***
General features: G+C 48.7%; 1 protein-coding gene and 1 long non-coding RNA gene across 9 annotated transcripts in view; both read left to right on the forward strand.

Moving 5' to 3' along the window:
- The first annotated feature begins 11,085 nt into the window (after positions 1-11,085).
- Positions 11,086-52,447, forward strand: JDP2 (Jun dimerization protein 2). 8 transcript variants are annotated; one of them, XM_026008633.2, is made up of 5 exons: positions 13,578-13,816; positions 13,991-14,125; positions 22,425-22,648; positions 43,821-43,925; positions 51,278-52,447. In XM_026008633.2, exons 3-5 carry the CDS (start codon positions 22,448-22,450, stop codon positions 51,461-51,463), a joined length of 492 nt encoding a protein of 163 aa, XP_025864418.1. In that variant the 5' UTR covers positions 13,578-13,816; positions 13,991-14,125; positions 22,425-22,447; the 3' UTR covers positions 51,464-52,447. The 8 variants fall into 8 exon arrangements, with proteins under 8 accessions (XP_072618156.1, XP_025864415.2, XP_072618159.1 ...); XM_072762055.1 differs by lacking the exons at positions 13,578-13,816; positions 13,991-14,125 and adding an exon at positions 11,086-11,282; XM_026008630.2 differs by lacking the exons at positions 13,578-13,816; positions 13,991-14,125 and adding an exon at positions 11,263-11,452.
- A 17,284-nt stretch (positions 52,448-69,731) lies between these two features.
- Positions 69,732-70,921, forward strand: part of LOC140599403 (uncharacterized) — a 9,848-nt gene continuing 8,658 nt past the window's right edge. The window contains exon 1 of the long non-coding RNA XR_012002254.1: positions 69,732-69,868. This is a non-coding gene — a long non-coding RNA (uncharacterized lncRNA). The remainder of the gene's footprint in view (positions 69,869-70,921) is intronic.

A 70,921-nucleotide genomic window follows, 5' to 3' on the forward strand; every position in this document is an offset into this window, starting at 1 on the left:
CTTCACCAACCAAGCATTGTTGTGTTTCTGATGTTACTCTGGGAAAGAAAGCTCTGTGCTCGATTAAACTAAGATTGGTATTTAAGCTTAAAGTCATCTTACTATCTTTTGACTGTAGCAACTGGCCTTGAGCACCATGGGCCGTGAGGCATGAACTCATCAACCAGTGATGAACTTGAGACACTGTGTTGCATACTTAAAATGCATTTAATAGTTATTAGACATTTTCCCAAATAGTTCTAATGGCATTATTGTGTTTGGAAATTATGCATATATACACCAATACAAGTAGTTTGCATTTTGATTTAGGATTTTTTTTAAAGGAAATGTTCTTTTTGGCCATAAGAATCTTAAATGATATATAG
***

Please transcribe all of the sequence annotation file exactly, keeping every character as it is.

General features: G+C 48.7%; 1 protein-coding gene and 1 long non-coding RNA gene across 9 annotated transcripts in view; both read left to right on the forward strand.

Moving 5' to 3' along the window:
- The first annotated feature begins 11,085 nt into the window (after positions 1-11,085).
- Positions 11,086-52,447, forward strand: JDP2 (Jun dimerization protein 2). 8 transcript variants are annotated; one of them, XM_026008633.2, is made up of 5 exons: positions 13,578-13,816; positions 13,991-14,125; positions 22,425-22,648; positions 43,821-43,925; positions 51,278-52,447. In XM_026008633.2, exons 3-5 carry the CDS (start codon positions 22,448-22,450, stop codon positions 51,461-51,463), a joined length of 492 nt encoding a protein of 163 aa, XP_025864418.1. In that variant the 5' UTR covers positions 13,578-13,816; positions 13,991-14,125; positions 22,425-22,447; the 3' UTR covers positions 51,464-52,447. The 8 variants fall into 8 exon arrangements, with proteins under 8 accessions (XP_072618156.1, XP_025864415.2, XP_072618159.1 ...); XM_072762055.1 differs by lacking the exons at positions 13,578-13,816; positions 13,991-14,125 and adding an exon at positions 11,086-11,282; XM_026008630.2 differs by lacking the exons at positions 13,578-13,816; positions 13,991-14,125 and adding an exon at positions 11,263-11,452.
- A 17,284-nt stretch (positions 52,448-69,731) lies between these two features.
- Positions 69,732-70,921, forward strand: part of LOC140599403 (uncharacterized) — a 9,848-nt gene continuing 8,658 nt past the window's right edge. The window contains exon 1 of the long non-coding RNA XR_012002254.1: positions 69,732-69,868. This is a non-coding gene — a long non-coding RNA (uncharacterized lncRNA). The remainder of the gene's footprint in view (positions 69,869-70,921) is intronic.

A 70,921-nucleotide genomic window follows, 5' to 3' on the forward strand; every position in this document is an offset into this window, starting at 1 on the left:
CTTCACCAACCAAGCATTGTTGTGTTTCTGATGTTACTCTGGGAAAGAAAGCTCTGTGCTCGATTAAACTAAGATTGGTATTTAAGCTTAAAGTCATCTTACTATCTTTTGACTGTAGCAACTGGCCTTGAGCACCATGGGCCGTGAGGCATGAACTCATCAACCAGTGATGAACTTGAGACACTGTGTTGCATACTTAAAATGCATTTAATAGTTATTAGACATTTTCCCAAATAGTTCTAATGGCATTATTGTGTTTGGAAATTATGCATATATACACCAATACAAGTAGTTTGCATTTTGATTTAGGATTTTTTTTAAAGGAAATGTTCTTTTTGGCCATAAGAATCTTAAATGATATATAG